But Nuri said there is no reason for concern now.

“We are fighting with [Sunni] tribal forces from the area and this is the biggest testament of the level of trust between us,” Nuri said.

Amid the political turmoil that has engulfed Iraq in recent months and culminated in attacks by angry protesters on Abadi’s and parliament’s offices, a victory in Fallujah will be a boost to the embattled prime minister, given the symbolic and strategic value of the town.

“A battlefield victory will bolster Abadi’s position and help him dictate the points of the political agenda in Iraq,” said Ali.

Source: al-Monitor.

Link: http://www.al-monitor.com/pulse/originals/2016/05/iraq-fallujah-liberation-operation-isis.html.

June 15, 2016

Egyptian authorities are to build a new prison in Qalyubia Governorate, north of Cairo, the third to be built this year and the eleventh since the military coup three years ago, the Anadolu Agency reported yesterday.

Human rights groups have said that there are 40 prisons in Egypt, these along with police stations, military basis and secret prisons are all used to hold prisoners in terrible conditions.

Since the military coup against the first freely elected Egyptian President Mohamed Morsi, Egyptian authorities have increased arbitrary arrests based on political opinion.

The Arab Organisation for Human Rights said that the number of prisoners held in Egyptian jails and detention centers has reached more than 41,000.

Egyptian authorities have said that the country’s constitution dictates how prisoners are treated and that they adhere to international laws, a claim human rights groups deny.

Source: Middle East Monitor.

Link: https://www.middleeastmonitor.com/20160615-egypt-to-build-11th-prison-in-less-than-3-years/.

June 15, 2016

Turkish President Recep Tayyip Erdoğan yesterday renewed his rejection of the establishment of any political entity on the Turkish-Syrian borders, Al-Resalah newspaper reported.

“We will reject with all our political, diplomatic and military power the formation of any entity on our borders with Syria,” he said at an iftar at the Presidential Palace.

“The State will target terrorists with an iron hand, but it will show the merciful face to the people in the region [of anti-terror operations].”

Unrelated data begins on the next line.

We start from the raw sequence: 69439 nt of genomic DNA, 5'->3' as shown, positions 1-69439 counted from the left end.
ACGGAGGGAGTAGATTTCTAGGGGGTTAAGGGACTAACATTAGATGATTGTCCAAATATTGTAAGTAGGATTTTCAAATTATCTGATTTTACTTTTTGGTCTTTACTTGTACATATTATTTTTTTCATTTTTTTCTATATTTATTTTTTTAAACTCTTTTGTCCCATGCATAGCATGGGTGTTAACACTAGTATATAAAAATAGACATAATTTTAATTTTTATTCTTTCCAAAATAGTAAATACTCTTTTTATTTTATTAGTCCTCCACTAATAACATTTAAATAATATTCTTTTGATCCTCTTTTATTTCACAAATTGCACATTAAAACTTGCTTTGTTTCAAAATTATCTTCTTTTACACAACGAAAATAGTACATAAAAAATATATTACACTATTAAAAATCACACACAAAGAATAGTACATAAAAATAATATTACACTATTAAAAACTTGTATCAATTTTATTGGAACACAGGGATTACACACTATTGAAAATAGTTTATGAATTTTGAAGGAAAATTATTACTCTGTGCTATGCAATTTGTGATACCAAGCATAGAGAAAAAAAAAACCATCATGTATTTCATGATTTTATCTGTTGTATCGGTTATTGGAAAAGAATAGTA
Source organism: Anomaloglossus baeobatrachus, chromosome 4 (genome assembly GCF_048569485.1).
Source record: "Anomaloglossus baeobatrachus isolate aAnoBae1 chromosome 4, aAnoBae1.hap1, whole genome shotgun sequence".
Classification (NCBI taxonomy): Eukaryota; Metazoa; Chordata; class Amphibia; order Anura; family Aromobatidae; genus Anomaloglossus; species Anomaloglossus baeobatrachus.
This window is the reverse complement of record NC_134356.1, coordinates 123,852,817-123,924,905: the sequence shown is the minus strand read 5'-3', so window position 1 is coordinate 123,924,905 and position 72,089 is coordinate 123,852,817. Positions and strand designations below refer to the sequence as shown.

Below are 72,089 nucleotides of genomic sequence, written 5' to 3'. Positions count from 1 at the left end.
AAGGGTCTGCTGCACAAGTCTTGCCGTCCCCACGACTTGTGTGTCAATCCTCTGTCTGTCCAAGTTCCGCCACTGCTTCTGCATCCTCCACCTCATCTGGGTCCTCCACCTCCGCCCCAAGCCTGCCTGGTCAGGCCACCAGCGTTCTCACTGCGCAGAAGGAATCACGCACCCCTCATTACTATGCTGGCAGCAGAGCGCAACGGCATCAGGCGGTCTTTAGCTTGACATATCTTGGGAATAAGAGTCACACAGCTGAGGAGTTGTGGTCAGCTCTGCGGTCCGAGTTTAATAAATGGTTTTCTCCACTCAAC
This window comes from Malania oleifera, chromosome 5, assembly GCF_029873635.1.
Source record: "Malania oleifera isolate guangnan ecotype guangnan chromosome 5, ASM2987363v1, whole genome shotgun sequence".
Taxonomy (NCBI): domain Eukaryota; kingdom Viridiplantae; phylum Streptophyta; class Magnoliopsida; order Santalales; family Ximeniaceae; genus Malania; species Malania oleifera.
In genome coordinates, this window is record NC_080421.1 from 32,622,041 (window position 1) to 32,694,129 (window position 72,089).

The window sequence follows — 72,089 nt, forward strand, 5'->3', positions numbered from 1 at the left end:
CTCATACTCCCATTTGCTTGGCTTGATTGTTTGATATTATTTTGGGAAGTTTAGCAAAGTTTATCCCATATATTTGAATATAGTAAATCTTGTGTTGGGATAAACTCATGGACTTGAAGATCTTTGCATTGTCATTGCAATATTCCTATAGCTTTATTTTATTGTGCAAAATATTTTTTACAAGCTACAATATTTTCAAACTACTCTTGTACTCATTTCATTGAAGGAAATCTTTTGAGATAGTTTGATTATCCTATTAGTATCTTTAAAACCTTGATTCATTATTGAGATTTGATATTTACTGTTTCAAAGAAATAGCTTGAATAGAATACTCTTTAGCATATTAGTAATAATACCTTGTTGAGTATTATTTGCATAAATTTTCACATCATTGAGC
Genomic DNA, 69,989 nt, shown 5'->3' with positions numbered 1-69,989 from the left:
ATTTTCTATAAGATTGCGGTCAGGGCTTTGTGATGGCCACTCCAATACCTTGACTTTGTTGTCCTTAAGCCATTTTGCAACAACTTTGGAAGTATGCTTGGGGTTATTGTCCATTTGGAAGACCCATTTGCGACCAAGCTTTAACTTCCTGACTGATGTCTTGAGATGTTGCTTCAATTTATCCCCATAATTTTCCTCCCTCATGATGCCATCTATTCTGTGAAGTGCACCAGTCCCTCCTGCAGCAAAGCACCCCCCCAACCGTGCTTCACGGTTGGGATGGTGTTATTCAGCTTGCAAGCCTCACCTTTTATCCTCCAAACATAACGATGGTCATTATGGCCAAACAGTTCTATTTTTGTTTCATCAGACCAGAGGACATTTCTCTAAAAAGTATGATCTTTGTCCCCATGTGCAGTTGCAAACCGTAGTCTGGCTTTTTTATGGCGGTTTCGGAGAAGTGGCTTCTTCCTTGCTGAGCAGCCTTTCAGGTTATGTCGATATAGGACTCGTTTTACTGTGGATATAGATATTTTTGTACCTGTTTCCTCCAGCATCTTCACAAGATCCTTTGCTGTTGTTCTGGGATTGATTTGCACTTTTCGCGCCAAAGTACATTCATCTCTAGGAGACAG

“No one has the right to leave Syrian, Iraqi, Afghan, Libyan and African women and children facing their fate in the dark of the Mediterranean,” he added.

Source: Middle East Monitor.

Link: https://www.middleeastmonitor.com/20160615-erdogan-rejects-formation-of-political-entity-on-syrian-turkish-borders/.

June 10, 2016

ISTANBUL (AP) — A Kurdish militant group on Friday claimed responsibility for a car-bomb attack in Istanbul this week that killed 11 people, saying it was just the beginning of a war. In a statement posted online, the Kurdistan Freedom Falcons also warned tourists that Turkey was no longer secure for them.

“You are not our targets but Turkey is no longer safe for you,” it read. “We have just started the war.” The Kurdistan Freedom Falcons is considered an offshoot of the Kurdistan Workers’ Party, or PKK, and has carried out several attacks in the past.

It denounced the ruling Justice and Development Party, which was founded by President Recep Tayyip Erdogan, for its “wild war” against Kurds. Turkey’s southeast plunged into violence last summer when a 2½-year fragile truce between the state and Kurdish rebels collapsed.

The rush hour car-bomb attack on Tuesday morning targeted a police vehicle in Istanbul and injured 36 people in addition to those killed. Istanbul’s bombing was followed on Wednesday by a suicide attack in the southeastern town of Midyat that killed three police officers and three civilians.

On Thursday, The PKK said the Midyat attack was carried out by one of its “comrades,” code name Dirok Amed. The authorities were quick to report they suspected Kurdish militants in both cases. The claims of responsibility confirmed those suspicions.

The Kurdistan Freedom Falcons, also known as TAK, was also behind two deadly suicide bombings this year in Ankara, the capital. The PKK routinely attacks military and police targets in the southeast, where large-scale security operations to flush out Kurdish rebels have left hundreds dead, displaced entire communities and done extensive damage to urban infrastructure.

The PKK, labeled a terror organization by Turkey and its allies, is fighting for autonomy for Turkey’s Kurds in the southeast. The decades-long conflict has claimed 40,000 lives. In the past year, Turkey has been hit by a series of bombings — including two in Istanbul targeting tourists — which the authorities have blamed on the Islamic State group. The attacks have increased in scale and frequency, scaring off tourists and hurting the economy, which relies heavily on tourism revenues.